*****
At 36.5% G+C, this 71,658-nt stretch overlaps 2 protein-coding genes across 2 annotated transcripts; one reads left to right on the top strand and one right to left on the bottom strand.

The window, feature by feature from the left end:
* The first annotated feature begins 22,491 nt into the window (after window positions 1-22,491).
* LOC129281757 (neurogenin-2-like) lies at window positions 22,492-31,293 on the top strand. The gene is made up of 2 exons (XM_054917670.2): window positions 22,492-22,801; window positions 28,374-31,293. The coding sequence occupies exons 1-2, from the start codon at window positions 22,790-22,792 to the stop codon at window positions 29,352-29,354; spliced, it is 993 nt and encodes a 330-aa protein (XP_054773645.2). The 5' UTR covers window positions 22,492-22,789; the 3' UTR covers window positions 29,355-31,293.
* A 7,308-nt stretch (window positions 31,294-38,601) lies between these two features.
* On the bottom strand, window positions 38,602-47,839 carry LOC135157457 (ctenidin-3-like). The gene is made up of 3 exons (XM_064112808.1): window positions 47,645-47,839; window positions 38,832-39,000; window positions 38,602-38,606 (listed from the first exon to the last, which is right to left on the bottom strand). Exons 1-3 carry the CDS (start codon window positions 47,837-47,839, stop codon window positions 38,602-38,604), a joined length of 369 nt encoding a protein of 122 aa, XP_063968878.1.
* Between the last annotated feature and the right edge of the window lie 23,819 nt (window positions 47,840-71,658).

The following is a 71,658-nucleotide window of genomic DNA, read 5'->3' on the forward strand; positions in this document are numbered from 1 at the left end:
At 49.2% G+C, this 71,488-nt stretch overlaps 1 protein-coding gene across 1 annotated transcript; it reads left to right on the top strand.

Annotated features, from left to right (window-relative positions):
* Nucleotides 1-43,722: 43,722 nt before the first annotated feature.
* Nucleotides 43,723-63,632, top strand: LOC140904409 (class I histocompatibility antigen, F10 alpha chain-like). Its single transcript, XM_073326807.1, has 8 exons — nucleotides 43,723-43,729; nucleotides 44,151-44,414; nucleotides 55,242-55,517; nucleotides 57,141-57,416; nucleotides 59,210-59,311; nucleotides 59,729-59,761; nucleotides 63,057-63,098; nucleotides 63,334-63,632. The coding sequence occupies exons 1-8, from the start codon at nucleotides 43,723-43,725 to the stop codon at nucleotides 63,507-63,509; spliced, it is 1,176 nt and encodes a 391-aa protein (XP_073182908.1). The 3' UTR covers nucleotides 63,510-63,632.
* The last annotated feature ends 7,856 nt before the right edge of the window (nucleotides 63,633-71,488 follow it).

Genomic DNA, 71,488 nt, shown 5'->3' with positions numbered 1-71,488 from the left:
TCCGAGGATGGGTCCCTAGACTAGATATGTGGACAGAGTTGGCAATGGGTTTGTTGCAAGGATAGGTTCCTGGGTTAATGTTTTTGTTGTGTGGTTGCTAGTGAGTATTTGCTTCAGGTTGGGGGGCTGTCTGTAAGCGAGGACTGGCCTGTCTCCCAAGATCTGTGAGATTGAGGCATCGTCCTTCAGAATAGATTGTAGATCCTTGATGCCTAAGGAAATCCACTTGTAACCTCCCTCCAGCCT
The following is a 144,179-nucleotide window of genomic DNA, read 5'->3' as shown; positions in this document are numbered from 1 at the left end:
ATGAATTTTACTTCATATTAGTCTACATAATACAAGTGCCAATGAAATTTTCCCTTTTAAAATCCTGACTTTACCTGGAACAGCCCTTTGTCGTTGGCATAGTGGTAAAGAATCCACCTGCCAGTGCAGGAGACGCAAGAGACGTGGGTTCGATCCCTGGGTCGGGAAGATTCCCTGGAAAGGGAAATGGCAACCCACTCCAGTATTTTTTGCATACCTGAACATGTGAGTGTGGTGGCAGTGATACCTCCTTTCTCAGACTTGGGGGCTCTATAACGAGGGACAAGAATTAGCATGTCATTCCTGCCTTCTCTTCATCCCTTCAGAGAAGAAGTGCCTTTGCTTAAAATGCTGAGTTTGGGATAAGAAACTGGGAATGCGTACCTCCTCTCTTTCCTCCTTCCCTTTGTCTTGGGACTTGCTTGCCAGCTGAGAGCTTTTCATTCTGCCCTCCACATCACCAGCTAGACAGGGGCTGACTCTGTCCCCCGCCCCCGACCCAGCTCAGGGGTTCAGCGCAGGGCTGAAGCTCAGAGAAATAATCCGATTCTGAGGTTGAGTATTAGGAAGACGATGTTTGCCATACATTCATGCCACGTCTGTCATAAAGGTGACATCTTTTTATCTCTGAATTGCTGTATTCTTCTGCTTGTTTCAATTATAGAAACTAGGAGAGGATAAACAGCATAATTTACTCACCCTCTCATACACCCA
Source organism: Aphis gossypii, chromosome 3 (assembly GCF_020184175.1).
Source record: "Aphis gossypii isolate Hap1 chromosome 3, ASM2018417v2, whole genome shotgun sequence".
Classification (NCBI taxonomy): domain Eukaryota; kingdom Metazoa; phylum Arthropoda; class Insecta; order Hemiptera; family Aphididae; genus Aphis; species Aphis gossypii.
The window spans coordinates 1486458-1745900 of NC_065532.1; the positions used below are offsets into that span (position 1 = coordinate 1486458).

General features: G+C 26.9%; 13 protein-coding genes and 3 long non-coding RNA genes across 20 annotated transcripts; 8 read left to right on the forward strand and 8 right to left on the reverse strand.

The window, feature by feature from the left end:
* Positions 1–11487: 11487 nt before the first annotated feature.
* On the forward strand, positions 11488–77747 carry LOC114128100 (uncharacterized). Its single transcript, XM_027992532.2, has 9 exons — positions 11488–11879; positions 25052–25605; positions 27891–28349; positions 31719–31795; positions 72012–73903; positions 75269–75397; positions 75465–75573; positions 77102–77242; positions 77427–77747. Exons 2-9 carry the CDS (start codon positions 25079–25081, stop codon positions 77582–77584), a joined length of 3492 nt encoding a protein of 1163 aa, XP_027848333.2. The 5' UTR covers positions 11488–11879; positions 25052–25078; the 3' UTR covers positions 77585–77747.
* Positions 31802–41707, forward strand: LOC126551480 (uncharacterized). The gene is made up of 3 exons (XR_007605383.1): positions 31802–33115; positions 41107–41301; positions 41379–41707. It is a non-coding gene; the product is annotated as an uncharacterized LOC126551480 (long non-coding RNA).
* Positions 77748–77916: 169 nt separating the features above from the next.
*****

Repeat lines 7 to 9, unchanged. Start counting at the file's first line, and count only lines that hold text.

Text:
* Between the last annotated feature and the right edge of the window lie 23,819 nt (window positions 47,840-71,658).

The following is a 71,658-nucleotide window of genomic DNA, read 5'->3' on the forward strand; positions in this document are numbered from 1 at the left end:
At 49.2% G+C, this 71,488-nt stretch overlaps 1 protein-coding gene across 1 annotated transcript; it reads left to right on the top strand.